is stressing animals to death: science report
Marh 06, 2004
Ecotourism is a booming business, but it could
be devastating to the flora and fauna it aims
to protect, New Scientist reports in its Saturday
Worried biologists have warned that wild animals
are manifesting signs of extreme stress when
they come into contact with humans.
"Polar bears and penguins, dolphins and
dingoes, even birds in the rainforest are becoming
stressed. They are losing weight, with some
dying as a result," the British journal
Heart rates increase, reproduction decreases
and hormones go awry with contact, made ever
more frequent by the growing numbers of holiday
adventurers flocking to remote, biodiverse areas.
Bottlenosed dolphins along New Zealand's coast
became frenetic around tourist boats, resting
for as little as 0.5 percent of the time when
three or more boats are close, compared with
68 percent of the time in the presence of a
single research boat, researchers who have studied
them since 1996 found.
Polar bears who should be resting during chilly
October and November months in Manitoba, Canada,
ahead of their seal-hunting season, have also
been made anxious by humans.
University of Manitoba, Winnipeg, researchers
Markus Dyck and Richard Baydack said signs of
vigilance among male bears increased nearly
sevenfold when tourists were around, adding
that it could use up their energy, thereby reducing
essential body fat, with potential long-term
consequences on breeding.
One vehicle is all it takes to set the bears
on edge, they said.
Among the baby yellow-eyed penguins of New
Zealand's Otago peninsula, researchers frequently
found more than a 10-percent drop in weight
for chicks in areas frequented by tourists.
Philip Seddon of the country's University of
Otago said this could be the result of parents
taking longer to reach chicks after foraging
"Penguins will run back into the sea if
approached on the beach, and will wait beyond
the breakers until a beach is clear," he
told New Scientist.
Underweight baby penguins were less likely
to survive, he said, adding that tourists coming
to see the flightless birds could bring about
the end of their colony.
From polar caps to steamy jungles, ecotourism
has had a major impact on local economies and
The industry promotes an up-close view of nature
and a host of outdoor activities, while encouraging
sustainable and environmentally-sensitive development.
It has grown at what New Scientist reported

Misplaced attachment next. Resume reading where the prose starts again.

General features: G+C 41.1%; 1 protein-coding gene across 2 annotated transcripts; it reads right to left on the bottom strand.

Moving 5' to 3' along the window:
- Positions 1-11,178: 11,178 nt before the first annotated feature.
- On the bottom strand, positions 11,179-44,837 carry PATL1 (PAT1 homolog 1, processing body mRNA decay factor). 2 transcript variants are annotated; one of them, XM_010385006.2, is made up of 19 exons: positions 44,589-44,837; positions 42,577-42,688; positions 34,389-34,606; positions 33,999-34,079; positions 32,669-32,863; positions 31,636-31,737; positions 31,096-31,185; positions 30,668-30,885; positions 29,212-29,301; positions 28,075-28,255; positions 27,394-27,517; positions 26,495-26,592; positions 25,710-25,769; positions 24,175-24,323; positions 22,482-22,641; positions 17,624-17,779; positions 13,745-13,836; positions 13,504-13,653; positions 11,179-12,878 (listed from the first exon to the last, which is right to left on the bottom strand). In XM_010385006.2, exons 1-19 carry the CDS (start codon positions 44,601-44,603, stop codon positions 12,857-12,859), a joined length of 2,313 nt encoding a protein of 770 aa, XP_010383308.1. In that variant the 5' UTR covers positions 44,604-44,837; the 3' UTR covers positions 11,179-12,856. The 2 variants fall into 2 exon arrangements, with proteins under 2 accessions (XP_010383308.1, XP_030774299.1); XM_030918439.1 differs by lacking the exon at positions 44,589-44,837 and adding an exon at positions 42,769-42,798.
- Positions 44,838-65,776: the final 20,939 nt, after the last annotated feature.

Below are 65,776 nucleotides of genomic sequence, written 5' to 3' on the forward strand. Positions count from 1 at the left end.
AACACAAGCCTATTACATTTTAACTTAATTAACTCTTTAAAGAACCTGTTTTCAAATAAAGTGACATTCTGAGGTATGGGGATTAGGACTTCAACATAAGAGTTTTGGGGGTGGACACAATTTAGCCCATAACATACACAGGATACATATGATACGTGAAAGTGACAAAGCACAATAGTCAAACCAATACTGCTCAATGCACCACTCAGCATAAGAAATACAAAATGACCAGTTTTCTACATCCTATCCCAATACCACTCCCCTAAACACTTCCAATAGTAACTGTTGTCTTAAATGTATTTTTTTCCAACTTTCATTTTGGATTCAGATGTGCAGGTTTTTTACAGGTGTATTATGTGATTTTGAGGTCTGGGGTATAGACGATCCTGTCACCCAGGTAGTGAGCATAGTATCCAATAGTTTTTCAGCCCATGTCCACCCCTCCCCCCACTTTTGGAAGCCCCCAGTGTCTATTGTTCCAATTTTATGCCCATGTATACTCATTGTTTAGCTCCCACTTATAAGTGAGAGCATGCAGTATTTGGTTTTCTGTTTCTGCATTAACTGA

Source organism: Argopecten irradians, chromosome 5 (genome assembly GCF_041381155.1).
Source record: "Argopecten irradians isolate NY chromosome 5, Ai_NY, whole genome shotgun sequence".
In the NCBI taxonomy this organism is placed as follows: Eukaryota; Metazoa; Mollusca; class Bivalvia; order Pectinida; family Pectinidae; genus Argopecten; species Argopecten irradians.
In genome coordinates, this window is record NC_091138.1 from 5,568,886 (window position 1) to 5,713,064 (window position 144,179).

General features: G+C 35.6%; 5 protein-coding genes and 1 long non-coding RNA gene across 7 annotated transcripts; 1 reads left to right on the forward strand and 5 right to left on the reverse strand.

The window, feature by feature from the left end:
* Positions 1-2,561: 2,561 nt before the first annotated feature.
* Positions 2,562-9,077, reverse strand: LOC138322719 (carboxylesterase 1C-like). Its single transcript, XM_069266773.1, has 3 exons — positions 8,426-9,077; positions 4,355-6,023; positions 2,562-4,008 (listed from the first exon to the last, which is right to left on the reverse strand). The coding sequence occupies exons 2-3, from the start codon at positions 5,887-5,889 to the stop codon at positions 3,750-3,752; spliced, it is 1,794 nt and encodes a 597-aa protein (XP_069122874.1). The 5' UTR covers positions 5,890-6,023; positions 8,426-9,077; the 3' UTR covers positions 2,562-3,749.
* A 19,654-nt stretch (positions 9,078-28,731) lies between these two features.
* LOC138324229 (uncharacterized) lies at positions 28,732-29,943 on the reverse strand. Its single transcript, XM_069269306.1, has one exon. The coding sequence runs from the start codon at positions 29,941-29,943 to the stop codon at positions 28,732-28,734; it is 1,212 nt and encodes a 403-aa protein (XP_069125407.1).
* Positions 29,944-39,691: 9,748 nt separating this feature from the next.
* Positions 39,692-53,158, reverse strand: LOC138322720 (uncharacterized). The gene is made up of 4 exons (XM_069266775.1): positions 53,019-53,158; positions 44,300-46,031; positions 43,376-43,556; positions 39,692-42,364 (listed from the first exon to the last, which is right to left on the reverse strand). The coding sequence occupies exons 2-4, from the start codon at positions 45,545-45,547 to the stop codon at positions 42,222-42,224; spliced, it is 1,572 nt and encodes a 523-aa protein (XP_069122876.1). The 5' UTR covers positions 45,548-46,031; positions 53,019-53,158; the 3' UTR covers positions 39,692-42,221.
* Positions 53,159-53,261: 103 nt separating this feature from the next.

is an annual 10- to 30-percent rate to become
a billion-dollar industry which in 1998 attracted
nearly nine million people in 87 nations and
Even the United Nations has gotten behind the
business, as when it dubbed 2002 the year of
But apart from a few notable exceptions, ecotourist
projects are unaudited, unaccredited and promise
environmental responsibility without actually
having to prove it.
Mostly they follow more basic guidelines concerning
land use, cutting down trees and kindly trying
not to scare the animals, the British journal
Even carefully controlled ecotourism often
makes itself felt. As Seddon told New Scientist:
"Transmission of disease to wildlife, or
subtle changes to wildlife health through disturbance
of daily routines or increased stress levels,
while not apparent to a casual observer, may
translate to lowered survival and breeding."
In the Amazon rainforest, a colorful bird called
the hoatzin was studied by Antje Müllner
of Germany's Frankfurt Zoological Society and
Martin Wikelski of Princeton University.
In tourist-visited areas in the Cuyabeno reserve
of Ecuador, only 15 percent of hoatzin nests
contained an egg, compared with 50 percent in
Young hoatzins had double the levels of the
stress hormone corticosterone than those in
tourist-free areas. By placing microphones in
their nests, researchers discovered that while
the birds did not flee at human contact, their
heart rates soared.
Ecotourism is an excellent resource for biodiverse
developing nations, but biologists are calling
for precise pre-studies such as theses before
setting up business, the journal says.
"Pre-tourism data should always be collected,
where possible," Rochelle Constantine,
who studied New Zealand's dolphins, says.
"The animals' welfare should be paramount
because without them there will be no ecotourism."